An Arizona woman has filed a lawsuit against the city of Bullhead after she was arrested for feeding the homeless at a public park. In March, 78-year-old Norma Thornton was arrested for giving food to the homeless in Bullhead City, Arizona. The city’s ordinance prohibits giving food to the homeless in public parks. An ordinance is a local law that is passed by municipal governing authorities, such as a city council or county board of commissioners. Ordinances also apply only to the local jurisdiction, as opposed to the entire state.

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Thornton’s attorney, Suranjan San with the Institute for Justice, has filed a federal lawsuit against Bullhead City, claiming the law violates the right to serve.  The Institute for Justice is requesting that the ordinance be completely scrapped on the grounds that it breaches numerous civil rights that Thorton is guaranteed by the 14th Amendment. The 14th Amendment to the U.S. Constitution granted citizenship to all persons born or naturalized in the United States—including former enslaved people—and guaranteed all citizens “equal protection of the laws.”   Thornton says. “’People have a fundamental right to feed those in need and have been doing so for the entirety of human history.”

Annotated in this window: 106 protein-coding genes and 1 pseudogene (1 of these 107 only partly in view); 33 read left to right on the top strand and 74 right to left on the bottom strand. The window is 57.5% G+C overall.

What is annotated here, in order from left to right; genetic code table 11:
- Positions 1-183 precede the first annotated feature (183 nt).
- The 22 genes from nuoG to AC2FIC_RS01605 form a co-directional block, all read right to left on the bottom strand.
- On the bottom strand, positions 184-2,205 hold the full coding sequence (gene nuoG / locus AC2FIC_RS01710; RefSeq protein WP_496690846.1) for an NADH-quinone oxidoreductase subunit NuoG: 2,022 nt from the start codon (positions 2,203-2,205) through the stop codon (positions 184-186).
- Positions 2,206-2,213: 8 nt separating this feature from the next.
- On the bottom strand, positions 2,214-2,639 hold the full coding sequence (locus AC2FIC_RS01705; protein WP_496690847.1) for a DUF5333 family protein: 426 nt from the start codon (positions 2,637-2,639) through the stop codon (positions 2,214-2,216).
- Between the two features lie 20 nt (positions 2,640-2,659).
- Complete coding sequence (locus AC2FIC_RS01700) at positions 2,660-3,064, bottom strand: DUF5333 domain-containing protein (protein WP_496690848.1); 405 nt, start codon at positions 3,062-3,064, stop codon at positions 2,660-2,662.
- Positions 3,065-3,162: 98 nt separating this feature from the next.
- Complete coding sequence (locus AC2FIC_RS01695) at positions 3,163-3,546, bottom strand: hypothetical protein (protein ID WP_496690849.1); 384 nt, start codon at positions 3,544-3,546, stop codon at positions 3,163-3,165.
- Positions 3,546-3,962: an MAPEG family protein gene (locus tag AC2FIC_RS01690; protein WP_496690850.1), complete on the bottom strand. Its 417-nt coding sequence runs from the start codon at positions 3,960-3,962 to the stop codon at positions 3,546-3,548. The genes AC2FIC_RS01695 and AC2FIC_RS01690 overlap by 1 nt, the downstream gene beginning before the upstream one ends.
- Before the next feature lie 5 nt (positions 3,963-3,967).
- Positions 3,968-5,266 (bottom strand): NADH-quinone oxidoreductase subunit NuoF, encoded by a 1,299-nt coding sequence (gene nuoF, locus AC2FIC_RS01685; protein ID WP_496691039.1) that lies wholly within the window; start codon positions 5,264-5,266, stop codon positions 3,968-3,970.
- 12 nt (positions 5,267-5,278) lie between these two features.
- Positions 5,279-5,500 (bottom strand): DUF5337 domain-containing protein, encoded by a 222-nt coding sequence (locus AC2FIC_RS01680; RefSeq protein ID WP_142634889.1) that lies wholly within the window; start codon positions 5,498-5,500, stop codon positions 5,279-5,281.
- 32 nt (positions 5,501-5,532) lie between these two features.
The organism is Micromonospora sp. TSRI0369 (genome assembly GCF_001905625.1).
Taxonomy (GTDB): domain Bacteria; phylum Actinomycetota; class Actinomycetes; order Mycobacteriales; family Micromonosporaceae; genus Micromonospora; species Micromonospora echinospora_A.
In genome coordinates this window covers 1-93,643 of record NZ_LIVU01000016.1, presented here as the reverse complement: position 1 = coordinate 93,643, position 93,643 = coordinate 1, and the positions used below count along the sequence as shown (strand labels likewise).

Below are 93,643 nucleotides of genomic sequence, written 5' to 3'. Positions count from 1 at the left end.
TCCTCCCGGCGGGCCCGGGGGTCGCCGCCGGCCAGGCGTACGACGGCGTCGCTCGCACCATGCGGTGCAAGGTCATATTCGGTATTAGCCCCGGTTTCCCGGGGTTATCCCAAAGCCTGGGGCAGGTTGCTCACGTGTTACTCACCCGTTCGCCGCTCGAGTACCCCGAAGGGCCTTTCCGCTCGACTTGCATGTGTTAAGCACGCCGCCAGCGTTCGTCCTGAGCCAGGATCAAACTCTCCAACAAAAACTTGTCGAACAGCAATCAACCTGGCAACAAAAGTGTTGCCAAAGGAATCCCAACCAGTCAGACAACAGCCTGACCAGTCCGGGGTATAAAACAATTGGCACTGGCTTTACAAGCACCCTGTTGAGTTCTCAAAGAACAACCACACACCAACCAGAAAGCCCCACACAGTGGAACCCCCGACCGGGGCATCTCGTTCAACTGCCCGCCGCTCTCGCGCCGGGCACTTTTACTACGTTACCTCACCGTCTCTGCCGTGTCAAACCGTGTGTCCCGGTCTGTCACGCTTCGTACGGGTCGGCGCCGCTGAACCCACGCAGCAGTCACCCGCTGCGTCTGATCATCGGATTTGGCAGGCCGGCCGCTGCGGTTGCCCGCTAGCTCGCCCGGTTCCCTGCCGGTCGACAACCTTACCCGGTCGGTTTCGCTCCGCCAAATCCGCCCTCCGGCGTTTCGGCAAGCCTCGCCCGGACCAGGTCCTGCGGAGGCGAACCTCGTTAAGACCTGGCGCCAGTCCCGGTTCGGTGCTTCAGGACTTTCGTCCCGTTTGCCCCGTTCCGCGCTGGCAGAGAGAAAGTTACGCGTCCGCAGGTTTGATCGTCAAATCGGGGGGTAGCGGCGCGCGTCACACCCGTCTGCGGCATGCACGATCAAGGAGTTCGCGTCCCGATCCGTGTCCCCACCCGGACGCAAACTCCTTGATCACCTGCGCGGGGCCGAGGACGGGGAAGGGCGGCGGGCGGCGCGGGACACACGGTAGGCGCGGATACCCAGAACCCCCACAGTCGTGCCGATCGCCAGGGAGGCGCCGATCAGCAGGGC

Ordinance violations can be charged as criminal or civil offenses, depending on the type of offense and whether the individual charged is a repeat offender. In many cases, ordinance violations are fairly minor offenses, like parking where parking is prohibited or violating a local noise ordinance. Thornton was issued a citation to appear in court and was prohibited from feeding homeless people in public. Though she originally faced up to four months in jail, the misdemeanor charge was eventually dropped. The woman is now suing the city over the arrest, arguing the food-sharing ordinance violates her constitutional right to engage in charitable acts.


Thornton is seeking nominal damages of $1 as well as an injunction to stop Bullhead City from enforcing the ordinance. An injunction is a court order requiring a person to do or cease doing a specific action. 

Since the arrest, Thornton has started giving out food in a private alley, but said the work was much easier when done from a public park.

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